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Open AccessArticle

The Influence of Hydrothermal Aging on the Dynamic Friction Model of Rubber Seals

Center for Rubber Composite Materials and Structures, Harbin Institute of Technology, Weihai 264209, China
*
Authors to whom correspondence should be addressed.
Polymers 2020, 12(1), 102; https://doi.org/10.3390/polym12010102
Received: 7 November 2019 / Revised: 21 December 2019 / Accepted: 1 January 2020 / Published: 4 January 2020
(This article belongs to the Special Issue Tribology of Polymers)

Abstract

Cylinder has become an indispensable and important pneumatic actuator in the development of green production technology. The sealing performance of the cylinder directly affects its safety and reliability. Under the service environment of the cylinder, hydrothermal aging of the rubber sealing ring directly affects the dynamic friction performance of the cylinder. So, the dynamic friction model of the cylinder has been developed based on the LuGre friction model, which considers the influence of hydrothermal aging. Here, the influences of the static friction coefficient and Coulomb friction coefficient on the friction model are analyzed. Then, the aging characteristic equation of rubber is embedded in the model for revealing the influence of aging on the friction coefficient of the model. Results show that the aging temperature, aging time, and compressive stress affects the friction coefficient; the variation of the static friction coefficient is larger than that of the Coulomb friction coefficient. The improved cylinder friction model can describe the influence of the aging process on the cylinder friction characteristics, which is of great significance in the design of the cylinder’s dynamic performance.
Keywords: polymer; friction model; cylinder; hydrothermal aging; rubber polymer; friction model; cylinder; hydrothermal aging; rubber

1. Introduction

Pneumatic technology is wildly used in industry due to its high speed, safety, and cleanness. Although the cylinder has a wide range of applications, the cylinder itself is not suitable for accurate control due to its poor stiffness, strong non-linearity, and the disadvantages of temperature and air pressure. The sealing performance of the cylinder is very important to the normal operation of the whole mechanism and its safety and reliability [1]. The friction characteristics of the cylinder, especially the friction characteristics under different operating conditions, is one of the main factors that make it difficult to accurately control the cylinder. In recent years, the friction model of the cylinder has been developed and used to control the cylinder. However, friction models are also affected by the seal ring aging, which is directly related to the dynamic friction performance of the cylinder. So, it is of great significance to study the influence of hydrothermal aging on the dynamic friction model of rubber seals, which can lay the foundation for improving the performance and service life of the cylinder as well as the sustainable development of the economy.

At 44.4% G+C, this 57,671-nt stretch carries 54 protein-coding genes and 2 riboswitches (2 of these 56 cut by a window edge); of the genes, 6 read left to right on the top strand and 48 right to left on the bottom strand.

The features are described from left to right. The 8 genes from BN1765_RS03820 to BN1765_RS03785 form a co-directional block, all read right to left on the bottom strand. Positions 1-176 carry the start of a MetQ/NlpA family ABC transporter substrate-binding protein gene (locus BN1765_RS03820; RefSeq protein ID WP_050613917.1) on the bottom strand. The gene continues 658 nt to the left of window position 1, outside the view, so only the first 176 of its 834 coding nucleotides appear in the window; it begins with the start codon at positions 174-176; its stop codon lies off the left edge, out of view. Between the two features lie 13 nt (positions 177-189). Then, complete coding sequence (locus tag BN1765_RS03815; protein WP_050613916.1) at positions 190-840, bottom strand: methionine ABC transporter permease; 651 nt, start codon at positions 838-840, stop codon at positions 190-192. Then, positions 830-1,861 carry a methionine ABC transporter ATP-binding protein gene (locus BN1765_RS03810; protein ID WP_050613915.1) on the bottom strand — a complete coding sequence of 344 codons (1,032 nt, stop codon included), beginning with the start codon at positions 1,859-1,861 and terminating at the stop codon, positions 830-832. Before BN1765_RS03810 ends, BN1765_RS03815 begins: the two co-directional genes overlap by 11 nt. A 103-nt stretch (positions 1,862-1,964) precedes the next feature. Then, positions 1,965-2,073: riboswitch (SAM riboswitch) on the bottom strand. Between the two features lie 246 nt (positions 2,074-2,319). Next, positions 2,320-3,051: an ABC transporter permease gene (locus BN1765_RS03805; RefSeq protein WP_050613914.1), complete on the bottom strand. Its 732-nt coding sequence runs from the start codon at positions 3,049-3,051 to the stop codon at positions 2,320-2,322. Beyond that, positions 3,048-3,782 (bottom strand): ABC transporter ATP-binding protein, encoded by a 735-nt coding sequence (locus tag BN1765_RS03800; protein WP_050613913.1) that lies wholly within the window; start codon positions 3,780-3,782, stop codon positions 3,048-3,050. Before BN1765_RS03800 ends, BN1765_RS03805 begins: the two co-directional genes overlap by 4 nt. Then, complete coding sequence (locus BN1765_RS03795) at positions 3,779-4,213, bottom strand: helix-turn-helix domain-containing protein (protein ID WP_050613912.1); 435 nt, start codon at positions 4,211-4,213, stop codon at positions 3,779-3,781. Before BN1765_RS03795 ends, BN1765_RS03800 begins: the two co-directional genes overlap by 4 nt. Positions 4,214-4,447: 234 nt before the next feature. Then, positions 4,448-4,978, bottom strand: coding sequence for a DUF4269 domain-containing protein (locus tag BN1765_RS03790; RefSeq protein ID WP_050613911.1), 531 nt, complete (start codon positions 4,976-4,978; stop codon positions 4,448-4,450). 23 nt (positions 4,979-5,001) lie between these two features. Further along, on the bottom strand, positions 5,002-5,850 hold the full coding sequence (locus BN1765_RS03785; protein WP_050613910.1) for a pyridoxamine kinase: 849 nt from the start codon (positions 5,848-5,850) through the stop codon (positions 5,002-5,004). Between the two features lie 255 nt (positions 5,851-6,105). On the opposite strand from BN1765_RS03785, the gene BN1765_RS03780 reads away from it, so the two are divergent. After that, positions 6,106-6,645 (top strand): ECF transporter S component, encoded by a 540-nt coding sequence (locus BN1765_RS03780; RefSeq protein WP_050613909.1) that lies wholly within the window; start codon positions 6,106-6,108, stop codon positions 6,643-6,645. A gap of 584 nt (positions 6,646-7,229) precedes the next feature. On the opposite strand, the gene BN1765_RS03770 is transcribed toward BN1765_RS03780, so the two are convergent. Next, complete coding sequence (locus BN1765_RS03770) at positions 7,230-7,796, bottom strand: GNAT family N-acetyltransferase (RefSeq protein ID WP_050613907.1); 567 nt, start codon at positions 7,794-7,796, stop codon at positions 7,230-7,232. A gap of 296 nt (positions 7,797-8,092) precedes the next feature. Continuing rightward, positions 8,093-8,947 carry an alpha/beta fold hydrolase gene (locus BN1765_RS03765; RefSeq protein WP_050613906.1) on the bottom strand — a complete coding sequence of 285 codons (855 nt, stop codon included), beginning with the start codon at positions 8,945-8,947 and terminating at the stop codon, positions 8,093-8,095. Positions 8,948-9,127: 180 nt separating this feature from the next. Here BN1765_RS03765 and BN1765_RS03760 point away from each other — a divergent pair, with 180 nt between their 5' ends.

Friction is a widespread and very complex phenomenon [2], especially in soft material friction. A mathematical model has been widely developed to study the friction process based on a lot of friction tests [3,4]. Friction force is not only related to surface roughness, but also to the lubrication state [5]. The static friction coefficient is not a constant [6], and it is higher than that of dynamic friction, which is related to the initial residence time and starting speed of rubber specimens in the friction surface [7]. Friction characteristics of the cylinder are very important, which is related to the friction model [8,9]. However, one of the most important causes of the complexity in pneumatic cylinder control is the friction force between piston and rubber seals, as friction force is highly nonlinear, which causes the well-known stick-slip phenomena. Several friction models have been developed. It is well-known that static friction models, such as the Karnopp model [10], are incapable of correctly reproducing the phenomena. The friction force of cylinder dependence on the previously followed trajectory and on the time moving parts are previously still [11]. The Dahl model [12] is not directly applicable to pneumatic cylinders since it does not include the viscous phenomenon. The LuGre friction model represents a good trade-off between complexity and accuracy for fitting the friction properties of cylinders [13,14,15]—a typical LuGre friction model is shown in Figure 1.
Besides, the influence of parameters of the LuGre friction model on the pneumatic system was investigated for the gravity compensation cylinder [16]. The LuGre friction model between rubber rollers and paper was also developed to study the effect of the viscous damping coefficient on the model [17]. The LuGre model was used to describe the friction phenomenon for the friction compensation of rodless cylinders [18]. Compared to the experimental results, it was found that the LuGre model cannot simulate the actual friction characteristics of the hydraulic actuator, so a modified LuGre model was proposed to simulate the actual dynamic characteristics of friction for hydraulic actuators with high accuracy [19]. It was also found that the LuGre model could not fully characterize the friction characteristics of hydraulic cylinders; thus, an improved LuGre model was developed for correcting the viscous friction and dynamic characteristics of sliding oil film, which was better than the traditional model [20,21].